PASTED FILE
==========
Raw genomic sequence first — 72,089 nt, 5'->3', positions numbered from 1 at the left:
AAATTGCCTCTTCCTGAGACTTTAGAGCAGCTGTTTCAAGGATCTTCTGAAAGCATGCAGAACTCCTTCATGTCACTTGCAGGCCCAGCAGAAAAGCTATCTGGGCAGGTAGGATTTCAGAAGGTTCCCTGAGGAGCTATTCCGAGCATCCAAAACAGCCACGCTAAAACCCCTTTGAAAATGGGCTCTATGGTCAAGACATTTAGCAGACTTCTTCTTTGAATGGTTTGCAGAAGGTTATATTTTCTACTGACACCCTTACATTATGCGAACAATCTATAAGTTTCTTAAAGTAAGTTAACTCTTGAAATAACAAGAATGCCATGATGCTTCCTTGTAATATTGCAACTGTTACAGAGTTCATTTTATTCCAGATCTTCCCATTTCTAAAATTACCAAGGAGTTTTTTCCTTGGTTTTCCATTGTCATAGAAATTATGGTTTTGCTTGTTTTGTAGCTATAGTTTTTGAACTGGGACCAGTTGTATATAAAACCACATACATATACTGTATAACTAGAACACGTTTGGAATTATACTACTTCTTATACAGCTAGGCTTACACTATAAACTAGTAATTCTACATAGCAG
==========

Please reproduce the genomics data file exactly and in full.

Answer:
Raw genomic sequence first — 72,089 nt, 5'->3', positions numbered from 1 at the left:
AAATTGCCTCTTCCTGAGACTTTAGAGCAGCTGTTTCAAGGATCTTCTGAAAGCATGCAGAACTCCTTCATGTCACTTGCAGGCCCAGCAGAAAAGCTATCTGGGCAGGTAGGATTTCAGAAGGTTCCCTGAGGAGCTATTCCGAGCATCCAAAACAGCCACGCTAAAACCCCTTTGAAAATGGGCTCTATGGTCAAGACATTTAGCAGACTTCTTCTTTGAATGGTTTGCAGAAGGTTATATTTTCTACTGACACCCTTACATTATGCGAACAATCTATAAGTTTCTTAAAGTAAGTTAACTCTTGAAATAACAAGAATGCCATGATGCTTCCTTGTAATATTGCAACTGTTACAGAGTTCATTTTATTCCAGATCTTCCCATTTCTAAAATTACCAAGGAGTTTTTTCCTTGGTTTTCCATTGTCATAGAAATTATGGTTTTGCTTGTTTTGTAGCTATAGTTTTTGAACTGGGACCAGTTGTATATAAAACCACATACATATACTGTATAACTAGAACACGTTTGGAATTATACTACTTCTTATACAGCTAGGCTTACACTATAAACTAGTAATTCTACATAGCAG